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Sunday, July 03, 2005

Superman's Pal, Jimmy Olsen #135 - Evil Factory

Big issue this time, even the cover says it's a "King-Size Kirby Blockbuster" (although not one they wanted to put a Kirby cover on...). The whole cloning thing kicks off into high-gear this issue, with a look at villains Mokkari and Simyan and their theft of genetic technology from the Project, twisting it to their own ends. Of course, you have to wonder about the Project in general and their cloning of Jimmy Olsen, without informing him, into an army of Olsen clones.

In the Project we meet the original Newsboy Legion, as well as the Olsen clones, finding out some of them have been stolen. Mokkari and Simyan report to Darkseid, with one of those great brief Darkseid moments. "Death can eclipse life! A great lie can smash truth!"

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Their most powerful clone, laced with kryptonite, breaks out and attacks the Project, where Superman finds out that it's a giant Jimmy Olsen clone. The elder Newsboys unleash their own secret weapon in response, a clone of the recently deceased in the line of duty Jim Harper, their old Guardian.

Kirby throws a bunch of ideas out in this issue, some of which were probably considered even stranger 35 years ago. It's nice stuff, very bold and in-your-face, although I thought some of his expository dialogue fell flat (the elder Newsboys introducing themselves ("I, Scrapper, became a social worker -- but I'm needed here, too").

Inking on this 22-page story is officially Vince Colletta, but as usual that's only part of the story. Mark Evanier's introduction to the tradepaperback reprint of these stories says that this issue was a bit different from the others, as the Superman and Jimmy Olsen figures were adjusted in the pencils by Al Plastino, Murphy Anderson and others, then inked by Colletta (and with Colletta's frequent background assistant Art Cappello doing more than usual on this story). It does look a little more cohesive than some of the others (which involved paste-ups over the finished art or Anderson penciling and inking the adjusted art), although of course far less than it should have been with a single decent inker following Kirby's pencils.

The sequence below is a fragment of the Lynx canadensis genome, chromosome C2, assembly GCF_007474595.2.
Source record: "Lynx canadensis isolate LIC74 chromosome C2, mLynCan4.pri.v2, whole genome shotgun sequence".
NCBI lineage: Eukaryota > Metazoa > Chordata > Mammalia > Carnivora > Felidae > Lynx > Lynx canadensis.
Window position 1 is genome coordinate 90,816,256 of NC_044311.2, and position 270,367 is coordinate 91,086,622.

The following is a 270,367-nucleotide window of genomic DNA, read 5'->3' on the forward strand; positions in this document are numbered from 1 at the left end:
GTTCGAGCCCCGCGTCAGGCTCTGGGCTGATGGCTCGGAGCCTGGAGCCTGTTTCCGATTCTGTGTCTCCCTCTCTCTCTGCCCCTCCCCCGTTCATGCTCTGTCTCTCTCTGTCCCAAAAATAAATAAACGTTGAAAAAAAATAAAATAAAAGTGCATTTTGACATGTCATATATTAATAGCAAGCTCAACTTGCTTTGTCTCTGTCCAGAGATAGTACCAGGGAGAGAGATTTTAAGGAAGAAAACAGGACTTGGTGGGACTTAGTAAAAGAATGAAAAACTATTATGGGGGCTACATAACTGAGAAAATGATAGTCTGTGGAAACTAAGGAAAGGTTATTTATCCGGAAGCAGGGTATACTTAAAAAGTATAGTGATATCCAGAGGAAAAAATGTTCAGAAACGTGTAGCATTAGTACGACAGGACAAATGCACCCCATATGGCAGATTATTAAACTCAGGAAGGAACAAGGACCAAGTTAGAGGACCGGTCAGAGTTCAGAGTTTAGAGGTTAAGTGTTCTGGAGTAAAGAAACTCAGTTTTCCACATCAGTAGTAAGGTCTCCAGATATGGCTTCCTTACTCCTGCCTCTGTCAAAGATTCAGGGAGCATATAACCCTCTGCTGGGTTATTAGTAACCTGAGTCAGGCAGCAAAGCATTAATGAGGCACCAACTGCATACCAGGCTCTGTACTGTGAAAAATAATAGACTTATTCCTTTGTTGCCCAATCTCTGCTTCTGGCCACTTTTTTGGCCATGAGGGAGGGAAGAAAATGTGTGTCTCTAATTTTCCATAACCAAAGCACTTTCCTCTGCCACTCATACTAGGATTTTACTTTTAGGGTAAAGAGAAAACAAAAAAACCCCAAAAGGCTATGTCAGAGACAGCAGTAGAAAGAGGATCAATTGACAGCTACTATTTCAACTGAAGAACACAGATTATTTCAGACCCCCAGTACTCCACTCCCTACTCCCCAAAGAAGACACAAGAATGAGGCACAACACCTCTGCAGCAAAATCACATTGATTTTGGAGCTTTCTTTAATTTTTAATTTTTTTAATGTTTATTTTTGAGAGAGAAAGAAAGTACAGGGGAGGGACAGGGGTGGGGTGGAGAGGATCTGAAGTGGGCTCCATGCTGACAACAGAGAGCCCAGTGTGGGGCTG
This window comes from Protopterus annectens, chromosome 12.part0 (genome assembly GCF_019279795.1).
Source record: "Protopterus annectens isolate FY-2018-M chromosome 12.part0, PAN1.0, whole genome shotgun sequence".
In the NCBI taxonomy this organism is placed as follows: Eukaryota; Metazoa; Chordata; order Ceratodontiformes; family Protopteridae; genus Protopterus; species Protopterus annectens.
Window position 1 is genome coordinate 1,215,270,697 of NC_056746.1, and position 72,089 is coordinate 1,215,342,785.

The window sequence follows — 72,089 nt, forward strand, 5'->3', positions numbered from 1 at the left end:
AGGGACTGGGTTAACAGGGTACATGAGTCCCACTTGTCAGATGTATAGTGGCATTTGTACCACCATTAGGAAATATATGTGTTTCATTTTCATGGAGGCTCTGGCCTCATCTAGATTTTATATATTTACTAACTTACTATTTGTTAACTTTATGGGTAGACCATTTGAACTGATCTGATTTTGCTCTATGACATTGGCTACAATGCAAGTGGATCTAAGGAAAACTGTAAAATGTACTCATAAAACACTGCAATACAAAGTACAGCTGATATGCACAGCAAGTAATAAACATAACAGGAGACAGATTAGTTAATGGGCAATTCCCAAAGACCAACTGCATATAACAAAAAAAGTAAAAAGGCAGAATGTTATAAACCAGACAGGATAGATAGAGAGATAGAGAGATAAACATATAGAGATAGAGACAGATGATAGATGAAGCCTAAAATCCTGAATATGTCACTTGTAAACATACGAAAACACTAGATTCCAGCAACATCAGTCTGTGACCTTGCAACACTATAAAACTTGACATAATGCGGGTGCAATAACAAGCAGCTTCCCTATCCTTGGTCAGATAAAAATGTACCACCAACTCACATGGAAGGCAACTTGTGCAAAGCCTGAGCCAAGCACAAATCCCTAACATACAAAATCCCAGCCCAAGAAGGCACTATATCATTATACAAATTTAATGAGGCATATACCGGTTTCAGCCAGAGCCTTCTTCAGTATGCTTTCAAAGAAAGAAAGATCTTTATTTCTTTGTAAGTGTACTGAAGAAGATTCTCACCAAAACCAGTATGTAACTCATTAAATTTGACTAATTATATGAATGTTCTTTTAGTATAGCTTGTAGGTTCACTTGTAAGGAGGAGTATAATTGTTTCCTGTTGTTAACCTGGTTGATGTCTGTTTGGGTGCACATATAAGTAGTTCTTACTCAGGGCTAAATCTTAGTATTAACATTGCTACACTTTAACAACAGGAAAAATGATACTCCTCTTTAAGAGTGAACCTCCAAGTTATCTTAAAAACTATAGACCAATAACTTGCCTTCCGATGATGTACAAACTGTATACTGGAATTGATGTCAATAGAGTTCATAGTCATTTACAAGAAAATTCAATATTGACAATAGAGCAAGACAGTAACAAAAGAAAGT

Kirby also wrote one of his odd essays in this issue, "The Hairies - Super-Race or Man's Second Chance", about his odd little DNAlien biker/hippie community. That's one of those things I just assume he had bigger plans for that he never got around to.

Published 1971

1 comment:

dave said...

This is the issue that looks most like a Marvel book to me. If only Kirby could have gotten Joe Sinnott to come over with him!